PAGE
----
One of the most challenging aspects of religious life is how to relate to the concept of revelation. The uncompromising claim by Judaism that the Torah is not a book which was written by man but the result of a revelation of God’s will to man requires a formidable amount of faith in the face of so much skepticism and secularity.
Over the last few hundred years, a major argument has erupted concerning the divinity of the text of the Torah. Since the days of Spinoza’s Tractatus Theologico Politicus (17th century) we have witnessed a great amount of Bible scholars who have dissected the Torah in every way possible, concluding that the Jewish claim of its divinity is unfounded and farfetched.
Religious scholars over the many years have, of course, responded with heavy artillery. Profound papers have been written in which it has been shown that Spinoza’s and others’ arguments were mistaken and often lacked intellectual objectivity. (1) In our days, a sincere but problematic attempt has been made by some mathematicians and Jewish outreach programs to prove the Torah’s divinity with the introduction of the “Torah codes” which presumably are found within the biblical text.
Still, the question needs to be raised if this is the right approach. If, as Judaism maintains, the Torah is indeed the ultimate divine word, is it at all possible or even advisable to take a somehow “academic” approach to verify its divinity? Would not the fact that it is divine make it totally unreceptive to academic scrutiny and proof? Is this not similar to trying to study organic matter with the accepted criteria used by scientists when studying inorganic phenomena? On top of this, scholars and outreach programs should ask themselves if they are not violating the prohibition not to “try the Lord” when they look for definite proofs. (See Shemoth, 17:7)
So how, we should ask, should we deal with the claim that this text is indeed of divine origin? If, indeed, it is beyond the capacity of proof, what then are the ways to grasp its divinity? Why are we not as convinced as our forefathers were? Is this due to the fact that we are more intellectually sophisticated than they were? Many of us may have opted for this opinion, but we should ask ourselves if we are not guilty of self-deception.
Rabbi Yacov Zvi of Mecklenburg (1785-1865), in his monumental work “Ha-Ketav ve-Ha-Kabbalah,” seems to touch on this problem. Commenting on the quality of the revelation at Sinai and quoting the verse: “And the appearance of the glory of God was like a consuming fire (Aish Ocheleth) on the summit of the mountain before the eyes of the Children of Israel.” (Shemoth 24:17), the venerable rabbi asks what is meant by the expression “a consuming fire?” Does this not indicate a destructive force? Why not just say that God is like fire?
Reminding us of the fact that at Sinai, the whole of Israel had risen to the level of prophecy just after they had lived in misery and spiritual slavery, he continues: “The truth is that the people of Israel were not all equal in their spiritual level. And they did not see or perceive the same kind of revelation at Sinai. Rather, each one was only able to receive this revelational experience in accordance with the spiritual condition of his soul. Every Jew saw something, but what he experienced was directly proportional to the preparation he had put into it. When a person was less prepared he only experienced a minimal level of revelation at Sinai. And the one who prepared more received more.” And this is the meaning of a “consuming fire.” He goes on, “The perception of God’s greatness is exactly the same as the way fire takes holds of various objects. There are items which are by nature combustible. And when you touch them with a flame they produce an enormous fire. But, there are other items which when you put a flame to them nothing will happen, they remain immune. Just like nature has made certain materials receptive to fire, so it is with the Sinai revelation.”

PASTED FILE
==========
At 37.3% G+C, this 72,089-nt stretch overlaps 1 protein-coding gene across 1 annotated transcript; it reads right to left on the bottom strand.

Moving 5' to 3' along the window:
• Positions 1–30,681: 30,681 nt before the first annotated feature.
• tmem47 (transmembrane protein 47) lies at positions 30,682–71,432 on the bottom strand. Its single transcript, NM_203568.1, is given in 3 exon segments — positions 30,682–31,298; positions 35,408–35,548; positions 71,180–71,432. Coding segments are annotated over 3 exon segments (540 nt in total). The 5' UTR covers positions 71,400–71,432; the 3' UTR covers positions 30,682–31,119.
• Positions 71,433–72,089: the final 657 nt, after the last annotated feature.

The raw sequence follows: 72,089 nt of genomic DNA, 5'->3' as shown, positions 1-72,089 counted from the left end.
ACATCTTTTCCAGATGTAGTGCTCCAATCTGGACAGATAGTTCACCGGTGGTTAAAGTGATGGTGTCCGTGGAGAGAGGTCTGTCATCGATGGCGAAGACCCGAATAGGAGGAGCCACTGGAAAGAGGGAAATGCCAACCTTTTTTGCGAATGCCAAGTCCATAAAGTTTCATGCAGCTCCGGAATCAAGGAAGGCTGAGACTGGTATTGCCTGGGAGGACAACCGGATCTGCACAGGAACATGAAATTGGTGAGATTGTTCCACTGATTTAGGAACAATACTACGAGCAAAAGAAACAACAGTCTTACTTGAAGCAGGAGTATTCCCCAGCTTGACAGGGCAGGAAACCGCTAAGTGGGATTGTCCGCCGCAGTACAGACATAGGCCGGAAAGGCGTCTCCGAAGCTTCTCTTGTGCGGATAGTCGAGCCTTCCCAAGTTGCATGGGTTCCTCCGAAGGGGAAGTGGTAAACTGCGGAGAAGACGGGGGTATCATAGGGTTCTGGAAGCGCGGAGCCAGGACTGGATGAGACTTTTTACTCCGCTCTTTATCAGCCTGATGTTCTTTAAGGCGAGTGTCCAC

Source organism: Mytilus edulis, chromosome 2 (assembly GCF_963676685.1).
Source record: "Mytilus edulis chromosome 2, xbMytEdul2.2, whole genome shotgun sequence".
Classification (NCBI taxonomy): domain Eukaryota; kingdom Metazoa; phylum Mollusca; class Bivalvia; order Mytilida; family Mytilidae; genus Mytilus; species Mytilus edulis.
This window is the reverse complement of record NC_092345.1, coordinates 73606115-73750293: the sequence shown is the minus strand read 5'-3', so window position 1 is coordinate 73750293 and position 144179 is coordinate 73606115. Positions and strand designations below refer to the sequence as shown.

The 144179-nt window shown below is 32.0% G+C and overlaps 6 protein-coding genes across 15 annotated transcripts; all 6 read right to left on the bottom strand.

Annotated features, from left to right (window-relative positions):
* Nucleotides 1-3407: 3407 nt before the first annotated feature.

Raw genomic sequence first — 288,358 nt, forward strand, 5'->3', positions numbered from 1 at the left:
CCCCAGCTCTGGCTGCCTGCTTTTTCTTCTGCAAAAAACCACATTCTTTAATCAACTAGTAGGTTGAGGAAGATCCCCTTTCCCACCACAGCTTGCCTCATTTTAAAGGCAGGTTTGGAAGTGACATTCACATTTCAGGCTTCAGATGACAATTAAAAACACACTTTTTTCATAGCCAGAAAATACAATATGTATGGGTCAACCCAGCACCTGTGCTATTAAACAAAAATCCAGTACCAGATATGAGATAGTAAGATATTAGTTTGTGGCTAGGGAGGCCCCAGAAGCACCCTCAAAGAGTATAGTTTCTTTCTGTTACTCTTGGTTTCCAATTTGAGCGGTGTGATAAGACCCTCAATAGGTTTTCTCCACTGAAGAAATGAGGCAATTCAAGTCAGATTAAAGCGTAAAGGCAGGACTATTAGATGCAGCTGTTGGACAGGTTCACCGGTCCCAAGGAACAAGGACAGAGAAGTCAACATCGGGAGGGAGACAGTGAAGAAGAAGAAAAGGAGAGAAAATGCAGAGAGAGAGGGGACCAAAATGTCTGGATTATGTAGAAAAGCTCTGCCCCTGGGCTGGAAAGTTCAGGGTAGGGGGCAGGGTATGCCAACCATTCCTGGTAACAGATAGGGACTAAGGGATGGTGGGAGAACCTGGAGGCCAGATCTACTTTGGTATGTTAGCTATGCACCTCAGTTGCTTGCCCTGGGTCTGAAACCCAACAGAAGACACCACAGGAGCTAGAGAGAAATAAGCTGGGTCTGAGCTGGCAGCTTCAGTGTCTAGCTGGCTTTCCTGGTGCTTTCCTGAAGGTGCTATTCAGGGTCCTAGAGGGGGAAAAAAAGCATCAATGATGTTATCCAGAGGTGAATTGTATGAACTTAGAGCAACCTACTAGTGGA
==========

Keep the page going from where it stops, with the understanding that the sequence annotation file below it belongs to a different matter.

A flame grows higher or lower depending on the combustibility of the fuel. So it is with the Jew and with all people. The receptivity of the Jew towards the divinity of Torah is proportional to the preparation he put into it. We would suggest that the reason why we are confronted with so much skepticism concerning the Torah’s divinity in our days is not at all dependent on intellectual sophistication but on the lack of the receptivity, acquired through spiritual labor, to see it as such. This may seem like a comfortable escape when dealing with the issue at hand, but, in truth, it touches on the very essence of man’s spiritual condition. Like music and art, the Torah cannot be approached from the perspective of academic learning. It is the soul’s language which is at stake. Fire is not able to penetrate where no potential fire burns. Or as the English expression goes: “Like only finds like”
“The slenderest knowledge that may be obtained of the highest things is more desirable than the most certain knowledge of lesser things,” Aristotle once said. (2) It would be wise for all parties concerned to stop trying to disprove or affirm the Torah’s divinity and, first of all, ask ourselves: Are we or are we not made of material which is combustible to the inner world of the divinity of Torah? Once we have transformed ourselves and our souls into spiritual fire, all questions concerning the Torah’s divinity will be settled. (3)
(1) For a comprehensive treatment of the academic approach towards the Torah, see my books: “Between Silence and Speech,” Chapter 10 and “The Written and Oral Torah,” pp. 201-233. Both books were published by Jason Aronson.
(2) Quoted by Thomas Aquinas, “Summa Theologica” (1:1:5 ad 1)
(3) For another approach see “Revelation and Learning.” (Holidays/Shavuoth)